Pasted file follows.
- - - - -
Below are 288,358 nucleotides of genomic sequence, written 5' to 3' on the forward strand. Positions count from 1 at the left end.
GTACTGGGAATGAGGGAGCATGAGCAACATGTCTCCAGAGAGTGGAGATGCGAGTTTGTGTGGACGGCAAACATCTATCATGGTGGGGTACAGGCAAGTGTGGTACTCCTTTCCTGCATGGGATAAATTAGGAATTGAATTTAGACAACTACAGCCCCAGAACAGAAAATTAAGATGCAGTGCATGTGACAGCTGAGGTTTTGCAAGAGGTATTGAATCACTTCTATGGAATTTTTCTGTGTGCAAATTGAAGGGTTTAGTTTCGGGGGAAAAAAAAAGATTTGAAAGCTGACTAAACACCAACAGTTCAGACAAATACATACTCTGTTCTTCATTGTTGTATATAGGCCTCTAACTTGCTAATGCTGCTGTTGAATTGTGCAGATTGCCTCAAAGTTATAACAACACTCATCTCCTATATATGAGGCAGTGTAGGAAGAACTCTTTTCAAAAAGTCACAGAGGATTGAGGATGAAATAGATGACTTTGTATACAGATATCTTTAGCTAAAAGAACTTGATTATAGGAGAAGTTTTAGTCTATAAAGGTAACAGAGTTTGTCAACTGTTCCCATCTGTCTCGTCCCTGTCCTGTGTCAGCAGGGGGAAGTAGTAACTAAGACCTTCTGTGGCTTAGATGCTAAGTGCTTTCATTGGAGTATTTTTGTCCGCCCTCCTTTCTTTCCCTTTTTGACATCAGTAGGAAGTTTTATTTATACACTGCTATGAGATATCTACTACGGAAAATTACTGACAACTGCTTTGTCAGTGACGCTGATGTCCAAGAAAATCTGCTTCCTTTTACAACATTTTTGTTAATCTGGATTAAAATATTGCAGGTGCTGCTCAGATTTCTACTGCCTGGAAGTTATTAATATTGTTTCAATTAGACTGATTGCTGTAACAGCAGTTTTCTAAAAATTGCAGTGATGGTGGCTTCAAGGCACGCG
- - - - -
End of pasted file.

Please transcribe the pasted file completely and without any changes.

Below are 288,358 nucleotides of genomic sequence, written 5' to 3' on the forward strand. Positions count from 1 at the left end.
GTACTGGGAATGAGGGAGCATGAGCAACATGTCTCCAGAGAGTGGAGATGCGAGTTTGTGTGGACGGCAAACATCTATCATGGTGGGGTACAGGCAAGTGTGGTACTCCTTTCCTGCATGGGATAAATTAGGAATTGAATTTAGACAACTACAGCCCCAGAACAGAAAATTAAGATGCAGTGCATGTGACAGCTGAGGTTTTGCAAGAGGTATTGAATCACTTCTATGGAATTTTTCTGTGTGCAAATTGAAGGGTTTAGTTTCGGGGGAAAAAAAAAGATTTGAAAGCTGACTAAACACCAACAGTTCAGACAAATACATACTCTGTTCTTCATTGTTGTATATAGGCCTCTAACTTGCTAATGCTGCTGTTGAATTGTGCAGATTGCCTCAAAGTTATAACAACACTCATCTCCTATATATGAGGCAGTGTAGGAAGAACTCTTTTCAAAAAGTCACAGAGGATTGAGGATGAAATAGATGACTTTGTATACAGATATCTTTAGCTAAAAGAACTTGATTATAGGAGAAGTTTTAGTCTATAAAGGTAACAGAGTTTGTCAACTGTTCCCATCTGTCTCGTCCCTGTCCTGTGTCAGCAGGGGGAAGTAGTAACTAAGACCTTCTGTGGCTTAGATGCTAAGTGCTTTCATTGGAGTATTTTTGTCCGCCCTCCTTTCTTTCCCTTTTTGACATCAGTAGGAAGTTTTATTTATACACTGCTATGAGATATCTACTACGGAAAATTACTGACAACTGCTTTGTCAGTGACGCTGATGTCCAAGAAAATCTGCTTCCTTTTACAACATTTTTGTTAATCTGGATTAAAATATTGCAGGTGCTGCTCAGATTTCTACTGCCTGGAAGTTATTAATATTGTTTCAATTAGACTGATTGCTGTAACAGCAGTTTTCTAAAAATTGCAGTGATGGTGGCTTCAAGGCACGCG